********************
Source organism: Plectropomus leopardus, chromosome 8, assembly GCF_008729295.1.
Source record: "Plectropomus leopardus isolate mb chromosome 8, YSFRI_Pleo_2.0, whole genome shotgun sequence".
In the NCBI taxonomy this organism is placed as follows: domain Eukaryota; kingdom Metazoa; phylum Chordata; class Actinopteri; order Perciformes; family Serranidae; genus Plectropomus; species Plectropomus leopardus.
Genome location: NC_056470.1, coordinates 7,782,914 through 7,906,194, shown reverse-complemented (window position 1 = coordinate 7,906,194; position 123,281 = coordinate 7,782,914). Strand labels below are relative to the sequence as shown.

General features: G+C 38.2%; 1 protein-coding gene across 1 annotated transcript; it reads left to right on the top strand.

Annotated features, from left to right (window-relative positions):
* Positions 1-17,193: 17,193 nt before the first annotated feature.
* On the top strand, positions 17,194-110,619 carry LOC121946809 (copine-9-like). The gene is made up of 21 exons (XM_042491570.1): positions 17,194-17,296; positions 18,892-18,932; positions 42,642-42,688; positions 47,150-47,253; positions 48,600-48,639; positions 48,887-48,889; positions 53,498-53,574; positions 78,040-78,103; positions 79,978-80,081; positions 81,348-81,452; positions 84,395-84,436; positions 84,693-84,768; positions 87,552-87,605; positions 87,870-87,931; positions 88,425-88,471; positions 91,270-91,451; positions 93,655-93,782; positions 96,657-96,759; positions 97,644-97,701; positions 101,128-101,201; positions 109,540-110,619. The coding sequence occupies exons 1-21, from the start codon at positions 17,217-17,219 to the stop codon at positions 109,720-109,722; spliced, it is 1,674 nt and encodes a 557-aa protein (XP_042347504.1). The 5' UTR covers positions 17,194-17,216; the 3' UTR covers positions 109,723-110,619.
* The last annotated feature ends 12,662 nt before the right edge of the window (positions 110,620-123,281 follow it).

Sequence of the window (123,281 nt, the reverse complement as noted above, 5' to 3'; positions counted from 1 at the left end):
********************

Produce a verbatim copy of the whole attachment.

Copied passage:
Source organism: Plectropomus leopardus, chromosome 8, assembly GCF_008729295.1.
Source record: "Plectropomus leopardus isolate mb chromosome 8, YSFRI_Pleo_2.0, whole genome shotgun sequence".
In the NCBI taxonomy this organism is placed as follows: domain Eukaryota; kingdom Metazoa; phylum Chordata; class Actinopteri; order Perciformes; family Serranidae; genus Plectropomus; species Plectropomus leopardus.
Genome location: NC_056470.1, coordinates 7,782,914 through 7,906,194, shown reverse-complemented (window position 1 = coordinate 7,906,194; position 123,281 = coordinate 7,782,914). Strand labels below are relative to the sequence as shown.

General features: G+C 38.2%; 1 protein-coding gene across 1 annotated transcript; it reads left to right on the top strand.

Annotated features, from left to right (window-relative positions):
* Positions 1-17,193: 17,193 nt before the first annotated feature.
* On the top strand, positions 17,194-110,619 carry LOC121946809 (copine-9-like). The gene is made up of 21 exons (XM_042491570.1): positions 17,194-17,296; positions 18,892-18,932; positions 42,642-42,688; positions 47,150-47,253; positions 48,600-48,639; positions 48,887-48,889; positions 53,498-53,574; positions 78,040-78,103; positions 79,978-80,081; positions 81,348-81,452; positions 84,395-84,436; positions 84,693-84,768; positions 87,552-87,605; positions 87,870-87,931; positions 88,425-88,471; positions 91,270-91,451; positions 93,655-93,782; positions 96,657-96,759; positions 97,644-97,701; positions 101,128-101,201; positions 109,540-110,619. The coding sequence occupies exons 1-21, from the start codon at positions 17,217-17,219 to the stop codon at positions 109,720-109,722; spliced, it is 1,674 nt and encodes a 557-aa protein (XP_042347504.1). The 5' UTR covers positions 17,194-17,216; the 3' UTR covers positions 109,723-110,619.
* The last annotated feature ends 12,662 nt before the right edge of the window (positions 110,620-123,281 follow it).

Sequence of the window (123,281 nt, the reverse complement as noted above, 5' to 3'; positions counted from 1 at the left end):